According to IITA studies in Nigeria, yam cultivation remains a lucrative enterprise. It was found that, with a potential rate of return of 78 percent, each dollar invested in yam research generates US$52 worth of additional food for the poor, relative to US$124 for all households.
For example, creating an abundance of a locally produced nutritious staple like yams can provide insurance against crises sparked by a sudden, sharp rise in global food prices.
A Critical Time for Yam Production
The new yam improvement project is coming at a critical time for farmers and consumers in the region. Over the last decade, yam productivity per hectare has been stagnant or declining in the Yam Belt due to a number of factors. Researchers warn that this trend, coming in the midst of rapid population growth, could be “catastrophic” for the region without efforts to revive the crop.
Today, yam production is under assault from fungal diseases, such as anthracnose that literally turns a field black, along with the yam beetle, nematodes, plant viruses, declining soil fertility and stresses caused by climate change. Post-harvest diseases such as tuber rot can by themselves claim up to 40 percent of a crop. The cost of seed tubers is one-third of the total cost of producing ware tubers for food. Seed tubers claim about 30 percent of the annual harvest.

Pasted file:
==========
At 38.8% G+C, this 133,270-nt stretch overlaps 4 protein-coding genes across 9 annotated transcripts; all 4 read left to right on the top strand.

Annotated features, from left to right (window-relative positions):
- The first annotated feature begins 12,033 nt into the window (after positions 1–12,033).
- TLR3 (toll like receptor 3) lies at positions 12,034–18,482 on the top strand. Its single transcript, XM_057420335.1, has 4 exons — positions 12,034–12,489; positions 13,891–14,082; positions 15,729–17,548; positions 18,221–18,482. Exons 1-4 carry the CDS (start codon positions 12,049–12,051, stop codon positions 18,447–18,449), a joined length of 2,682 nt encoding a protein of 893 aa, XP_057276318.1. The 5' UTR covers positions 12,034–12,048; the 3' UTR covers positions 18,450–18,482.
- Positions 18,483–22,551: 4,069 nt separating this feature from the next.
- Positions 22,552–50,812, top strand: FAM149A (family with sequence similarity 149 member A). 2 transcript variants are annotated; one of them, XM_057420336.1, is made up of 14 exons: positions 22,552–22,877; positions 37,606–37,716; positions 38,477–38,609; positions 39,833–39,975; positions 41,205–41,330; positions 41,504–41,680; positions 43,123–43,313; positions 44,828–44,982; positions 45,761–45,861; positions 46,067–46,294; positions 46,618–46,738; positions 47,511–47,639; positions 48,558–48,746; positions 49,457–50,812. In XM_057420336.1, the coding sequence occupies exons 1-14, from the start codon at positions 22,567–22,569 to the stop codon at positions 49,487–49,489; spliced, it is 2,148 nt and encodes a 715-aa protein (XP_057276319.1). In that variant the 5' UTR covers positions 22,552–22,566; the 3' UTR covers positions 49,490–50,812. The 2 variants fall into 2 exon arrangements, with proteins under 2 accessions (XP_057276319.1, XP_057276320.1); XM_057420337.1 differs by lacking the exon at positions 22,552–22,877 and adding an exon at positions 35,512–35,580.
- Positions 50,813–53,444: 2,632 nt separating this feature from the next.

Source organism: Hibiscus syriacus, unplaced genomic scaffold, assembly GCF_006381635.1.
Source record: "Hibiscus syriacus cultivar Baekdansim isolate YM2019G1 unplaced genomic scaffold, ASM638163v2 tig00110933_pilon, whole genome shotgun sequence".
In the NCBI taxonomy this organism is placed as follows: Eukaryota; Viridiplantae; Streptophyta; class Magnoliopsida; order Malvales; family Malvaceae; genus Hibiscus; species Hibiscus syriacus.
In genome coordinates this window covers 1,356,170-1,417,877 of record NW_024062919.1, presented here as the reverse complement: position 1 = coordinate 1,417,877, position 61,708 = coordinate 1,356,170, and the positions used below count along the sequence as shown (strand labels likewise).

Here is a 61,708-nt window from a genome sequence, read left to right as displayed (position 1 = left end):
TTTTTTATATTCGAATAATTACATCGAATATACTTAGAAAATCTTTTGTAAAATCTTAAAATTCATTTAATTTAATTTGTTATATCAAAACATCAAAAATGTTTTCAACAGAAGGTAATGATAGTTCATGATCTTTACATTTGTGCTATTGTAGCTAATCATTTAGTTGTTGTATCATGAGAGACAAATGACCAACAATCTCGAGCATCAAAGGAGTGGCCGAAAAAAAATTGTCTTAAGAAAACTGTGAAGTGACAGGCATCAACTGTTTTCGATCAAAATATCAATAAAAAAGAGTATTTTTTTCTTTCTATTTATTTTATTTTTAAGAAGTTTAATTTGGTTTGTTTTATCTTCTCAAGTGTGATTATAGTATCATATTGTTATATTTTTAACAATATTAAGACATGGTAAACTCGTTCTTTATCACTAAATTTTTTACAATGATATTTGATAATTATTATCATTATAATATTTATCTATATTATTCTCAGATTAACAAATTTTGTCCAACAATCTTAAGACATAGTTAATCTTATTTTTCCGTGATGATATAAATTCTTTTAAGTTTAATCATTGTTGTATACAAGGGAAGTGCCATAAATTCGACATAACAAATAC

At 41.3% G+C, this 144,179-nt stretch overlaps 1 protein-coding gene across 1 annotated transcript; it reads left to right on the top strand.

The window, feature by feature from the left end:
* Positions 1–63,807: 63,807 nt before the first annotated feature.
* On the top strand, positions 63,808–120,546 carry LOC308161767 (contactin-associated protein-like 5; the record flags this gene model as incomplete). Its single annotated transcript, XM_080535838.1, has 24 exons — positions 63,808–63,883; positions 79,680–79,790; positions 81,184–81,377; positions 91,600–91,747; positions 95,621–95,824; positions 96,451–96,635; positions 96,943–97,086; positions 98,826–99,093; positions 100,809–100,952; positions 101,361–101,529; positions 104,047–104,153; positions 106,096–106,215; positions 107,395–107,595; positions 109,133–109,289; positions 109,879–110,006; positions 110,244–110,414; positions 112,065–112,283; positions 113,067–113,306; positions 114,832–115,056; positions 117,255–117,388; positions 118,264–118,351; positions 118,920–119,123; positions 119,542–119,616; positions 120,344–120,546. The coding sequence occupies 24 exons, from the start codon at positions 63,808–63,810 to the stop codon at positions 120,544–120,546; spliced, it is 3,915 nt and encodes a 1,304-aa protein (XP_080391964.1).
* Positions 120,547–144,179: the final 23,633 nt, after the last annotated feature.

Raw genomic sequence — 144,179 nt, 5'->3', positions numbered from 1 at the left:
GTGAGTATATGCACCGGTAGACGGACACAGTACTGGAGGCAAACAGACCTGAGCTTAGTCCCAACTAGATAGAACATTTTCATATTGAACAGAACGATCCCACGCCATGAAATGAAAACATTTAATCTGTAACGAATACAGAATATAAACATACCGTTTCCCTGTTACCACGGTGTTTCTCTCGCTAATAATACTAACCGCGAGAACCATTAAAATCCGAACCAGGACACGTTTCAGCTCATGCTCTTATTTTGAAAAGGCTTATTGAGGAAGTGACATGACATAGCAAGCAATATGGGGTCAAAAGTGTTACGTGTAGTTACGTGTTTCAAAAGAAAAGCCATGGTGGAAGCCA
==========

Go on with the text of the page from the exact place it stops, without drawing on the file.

When these types of problems occur in mainstream crops like maize, rice or wheat, there is a vast global network of plant breeders available to develop new crop varieties that can withstand such stresses. But today in West Africa there are fewer than six yam breeders and fewer than 50 other researchers across the ECOWAS region. And despite yam's importance and high commercial value, its relative obscurity (Africa accounts for about 93 percent of global yam production) has limited both the level of breeding and efforts to preserve its diversity.